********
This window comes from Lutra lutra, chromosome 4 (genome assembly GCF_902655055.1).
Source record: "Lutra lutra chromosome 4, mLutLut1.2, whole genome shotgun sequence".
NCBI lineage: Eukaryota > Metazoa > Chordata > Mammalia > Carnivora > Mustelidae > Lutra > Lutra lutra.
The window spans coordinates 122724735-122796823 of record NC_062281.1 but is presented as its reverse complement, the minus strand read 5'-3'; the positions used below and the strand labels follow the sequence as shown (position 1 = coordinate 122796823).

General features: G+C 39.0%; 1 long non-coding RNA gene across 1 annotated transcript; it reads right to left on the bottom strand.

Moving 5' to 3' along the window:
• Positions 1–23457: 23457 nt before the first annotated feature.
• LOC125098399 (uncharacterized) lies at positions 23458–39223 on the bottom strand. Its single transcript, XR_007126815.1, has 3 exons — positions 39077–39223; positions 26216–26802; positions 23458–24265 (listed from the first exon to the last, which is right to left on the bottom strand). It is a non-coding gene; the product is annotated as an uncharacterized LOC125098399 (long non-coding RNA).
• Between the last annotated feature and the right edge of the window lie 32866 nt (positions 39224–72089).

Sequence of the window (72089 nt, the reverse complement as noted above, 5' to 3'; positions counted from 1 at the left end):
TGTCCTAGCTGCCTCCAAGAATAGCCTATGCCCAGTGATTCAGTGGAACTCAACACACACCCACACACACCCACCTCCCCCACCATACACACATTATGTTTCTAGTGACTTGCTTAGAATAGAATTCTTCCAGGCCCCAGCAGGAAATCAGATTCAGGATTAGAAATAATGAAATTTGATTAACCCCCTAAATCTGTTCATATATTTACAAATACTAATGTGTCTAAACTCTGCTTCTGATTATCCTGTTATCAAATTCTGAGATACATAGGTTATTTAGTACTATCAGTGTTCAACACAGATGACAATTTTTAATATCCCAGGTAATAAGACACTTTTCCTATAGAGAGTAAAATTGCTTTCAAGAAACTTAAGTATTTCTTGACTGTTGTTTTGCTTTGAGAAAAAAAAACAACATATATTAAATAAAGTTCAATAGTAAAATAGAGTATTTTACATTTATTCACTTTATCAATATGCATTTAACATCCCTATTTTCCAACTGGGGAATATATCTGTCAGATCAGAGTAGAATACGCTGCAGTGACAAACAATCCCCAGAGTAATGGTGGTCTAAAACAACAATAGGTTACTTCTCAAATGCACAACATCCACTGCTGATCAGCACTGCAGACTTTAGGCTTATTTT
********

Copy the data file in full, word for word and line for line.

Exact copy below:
This window comes from Lutra lutra, chromosome 4 (genome assembly GCF_902655055.1).
Source record: "Lutra lutra chromosome 4, mLutLut1.2, whole genome shotgun sequence".
NCBI lineage: Eukaryota > Metazoa > Chordata > Mammalia > Carnivora > Mustelidae > Lutra > Lutra lutra.
The window spans coordinates 122724735-122796823 of record NC_062281.1 but is presented as its reverse complement, the minus strand read 5'-3'; the positions used below and the strand labels follow the sequence as shown (position 1 = coordinate 122796823).

General features: G+C 39.0%; 1 long non-coding RNA gene across 1 annotated transcript; it reads right to left on the bottom strand.

Moving 5' to 3' along the window:
• Positions 1–23457: 23457 nt before the first annotated feature.
• LOC125098399 (uncharacterized) lies at positions 23458–39223 on the bottom strand. Its single transcript, XR_007126815.1, has 3 exons — positions 39077–39223; positions 26216–26802; positions 23458–24265 (listed from the first exon to the last, which is right to left on the bottom strand). It is a non-coding gene; the product is annotated as an uncharacterized LOC125098399 (long non-coding RNA).
• Between the last annotated feature and the right edge of the window lie 32866 nt (positions 39224–72089).

Sequence of the window (72089 nt, the reverse complement as noted above, 5' to 3'; positions counted from 1 at the left end):
TGTCCTAGCTGCCTCCAAGAATAGCCTATGCCCAGTGATTCAGTGGAACTCAACACACACCCACACACACCCACCTCCCCCACCATACACACATTATGTTTCTAGTGACTTGCTTAGAATAGAATTCTTCCAGGCCCCAGCAGGAAATCAGATTCAGGATTAGAAATAATGAAATTTGATTAACCCCCTAAATCTGTTCATATATTTACAAATACTAATGTGTCTAAACTCTGCTTCTGATTATCCTGTTATCAAATTCTGAGATACATAGGTTATTTAGTACTATCAGTGTTCAACACAGATGACAATTTTTAATATCCCAGGTAATAAGACACTTTTCCTATAGAGAGTAAAATTGCTTTCAAGAAACTTAAGTATTTCTTGACTGTTGTTTTGCTTTGAGAAAAAAAAACAACATATATTAAATAAAGTTCAATAGTAAAATAGAGTATTTTACATTTATTCACTTTATCAATATGCATTTAACATCCCTATTTTCCAACTGGGGAATATATCTGTCAGATCAGAGTAGAATACGCTGCAGTGACAAACAATCCCCAGAGTAATGGTGGTCTAAAACAACAATAGGTTACTTCTCAAATGCACAACATCCACTGCTGATCAGCACTGCAGACTTTAGGCTTATTTT